PLATINE

Higher Edu - Research dev card
Development from the higher education and research community
  • Creation or important update: 08/04/09
  • Minor correction: 19/03/10
Keywords

PLATINE : software platform used to support remote collaboration among users.

This software was developed (or is under development) within the higher education and research community. Its stability can vary (see fields below) and its working state is not guaranteed.
  • Web site
  • System: UNIX-like, Windows
  • Current version: V3.0 - 24/01/2008
  • License(s): CeCILL-B
  • Status: beta release, internal use, under development
  • Support: maintained, ongoing development
  • Designer(s): Véronique Baudin , Michel Diaz, Philippe Owezarski, Thierry Villemur, Jean-Pierre Courtiat and a lot of students.
  • Contact designer(s): veronique.baudin@laas.fr
  • Laboratory, service: LAAS

 

General software features

The PLATINE environment is a software platform used to support remote collaboration among users. Two main kinds of interactions can be encountered within collaborative groups: asynchronous collaboration, that does not require the group members to be present at the same time and synchronous collaboration, where remote users work in co-presence; PLATINE is mainly devoted to synchronous collaboration.

The PLATINE environment is made up of the following components:

  • an off-line session preparation module: OSP
  • an asynchronous session state display with an “asynchronous” chat: ASSD
  • a synchronous session state display: SSD
  • a multi user visioconference: Jvisio
  • a multipoint chat: Jchat
  • an application sharing: AST
  • a shared whiteboard: SW
  • a session manager: SM

A session is composed of an asynchronous phase, and a synchronous phase.
Besides the administrator role which is associated with the single user in charge of the management of the session (creation/deletion, configuration of the session), four additional user roles have been defined, which are respectively: teacher, student, observer and expert. Thus, a user, when registering in a session, authenticates him/herself with a specific role. This role determines the rights that the user will have for using the collaboration and communication tools available in the session. The teacher and student roles are self-explanatory. The expert role is intended to implement some kind of help desk. It is detained by the users in charge of the problems and questions related to the use of the collaborative platform and/or to experiment specific applications. The observer role is intended to represent a degraded role of the student one. Typically, an observer will have a restricted access to the tools of the collaborative platform. This may be motivated by two main reasons:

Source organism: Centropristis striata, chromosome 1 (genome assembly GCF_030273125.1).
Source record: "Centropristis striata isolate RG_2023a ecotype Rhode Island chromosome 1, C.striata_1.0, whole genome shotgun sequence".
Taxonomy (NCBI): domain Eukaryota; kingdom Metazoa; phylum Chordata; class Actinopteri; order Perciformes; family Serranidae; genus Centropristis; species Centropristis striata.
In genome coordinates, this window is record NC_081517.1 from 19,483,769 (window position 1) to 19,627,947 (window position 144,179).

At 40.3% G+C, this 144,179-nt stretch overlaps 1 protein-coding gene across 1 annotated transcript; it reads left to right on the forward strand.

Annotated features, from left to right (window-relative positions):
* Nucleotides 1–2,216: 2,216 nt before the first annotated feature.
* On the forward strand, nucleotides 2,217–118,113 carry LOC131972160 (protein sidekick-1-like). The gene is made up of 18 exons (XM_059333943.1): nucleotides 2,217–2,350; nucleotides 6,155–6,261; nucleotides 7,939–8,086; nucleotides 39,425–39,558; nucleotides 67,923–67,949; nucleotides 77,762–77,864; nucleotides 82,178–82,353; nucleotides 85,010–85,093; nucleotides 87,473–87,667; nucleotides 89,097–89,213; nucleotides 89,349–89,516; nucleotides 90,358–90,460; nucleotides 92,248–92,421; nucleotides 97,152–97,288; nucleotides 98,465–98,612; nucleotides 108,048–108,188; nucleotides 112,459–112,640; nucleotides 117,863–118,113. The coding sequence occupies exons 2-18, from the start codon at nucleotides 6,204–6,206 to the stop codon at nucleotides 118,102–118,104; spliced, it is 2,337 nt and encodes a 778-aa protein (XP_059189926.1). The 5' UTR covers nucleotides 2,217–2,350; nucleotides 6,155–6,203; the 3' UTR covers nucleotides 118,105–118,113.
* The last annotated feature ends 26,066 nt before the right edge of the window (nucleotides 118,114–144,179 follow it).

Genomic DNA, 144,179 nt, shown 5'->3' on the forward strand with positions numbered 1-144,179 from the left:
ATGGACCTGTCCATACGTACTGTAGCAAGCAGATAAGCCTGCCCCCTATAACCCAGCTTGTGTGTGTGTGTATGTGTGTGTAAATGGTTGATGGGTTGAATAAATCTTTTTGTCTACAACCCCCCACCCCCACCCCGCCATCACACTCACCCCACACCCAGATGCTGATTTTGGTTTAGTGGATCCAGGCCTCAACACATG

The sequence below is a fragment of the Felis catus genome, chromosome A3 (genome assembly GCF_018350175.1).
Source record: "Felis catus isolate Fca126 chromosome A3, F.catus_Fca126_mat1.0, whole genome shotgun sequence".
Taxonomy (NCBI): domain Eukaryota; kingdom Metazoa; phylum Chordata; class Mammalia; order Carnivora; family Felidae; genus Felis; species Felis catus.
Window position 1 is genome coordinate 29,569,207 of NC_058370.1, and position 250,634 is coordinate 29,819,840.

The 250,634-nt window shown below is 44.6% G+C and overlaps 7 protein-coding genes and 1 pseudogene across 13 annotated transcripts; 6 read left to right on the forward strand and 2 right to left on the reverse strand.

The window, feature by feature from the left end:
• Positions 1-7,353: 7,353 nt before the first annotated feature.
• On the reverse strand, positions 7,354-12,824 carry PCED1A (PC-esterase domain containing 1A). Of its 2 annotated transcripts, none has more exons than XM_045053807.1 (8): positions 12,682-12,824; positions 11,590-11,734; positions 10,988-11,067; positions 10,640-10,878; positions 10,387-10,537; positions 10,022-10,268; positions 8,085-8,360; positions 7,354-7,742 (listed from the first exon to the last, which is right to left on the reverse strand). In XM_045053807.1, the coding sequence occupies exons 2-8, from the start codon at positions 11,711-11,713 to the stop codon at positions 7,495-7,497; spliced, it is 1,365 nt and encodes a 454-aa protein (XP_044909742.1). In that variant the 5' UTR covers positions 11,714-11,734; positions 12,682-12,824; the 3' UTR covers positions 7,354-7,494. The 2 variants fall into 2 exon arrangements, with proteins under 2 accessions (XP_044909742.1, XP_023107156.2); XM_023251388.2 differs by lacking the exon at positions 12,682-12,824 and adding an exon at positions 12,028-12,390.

- Political reasons related to the session management implying that some users are not allowed to use the full functionality of the platform
- Network QoS constraints implying that some distant users are not capable for technical reasons to use the full functionality of the platform.
Another important issue concerns the particular problem of who is in charge of controlling the floor in a active session. A typical solution to the floor control is the chaired-based control, where a human facilitator is in charge of explicitly granting and releasing floor.
In order to implement a chaired-based control, a chairman status has been defined, which may be assigned to one or a subgroup of roles. Persons who are associated with roles and are active users, are authorized to request the chairman status and to potentially gain it.

Context in which the software is used

PLATINE has been used for some experiments:

  • during the european project Lab@Future, with the following involved partners :
    ARTEC (Bremen - Germany), LAAS (Toulouse - France), ETHZ (Zurich - Switzland), TUV (Technical University of Vienna - Austria)
  • during a contract of collaboration (Co-supervision of thesis) between the University of Tokushima (Japan) and the LAAS for some sessions of e-learning (to learn english language) and for work sessions between some members of LAAS and a student at Tokushima University.

It is used today to illustrate various protocols in projects such as SatSIX , or UseNET for an automatic deployment of its components by using a OSGi technology.

Publications related to the software

A lot of documents and articles have been published :

  • A list of articles is available here
  • Some guides are available here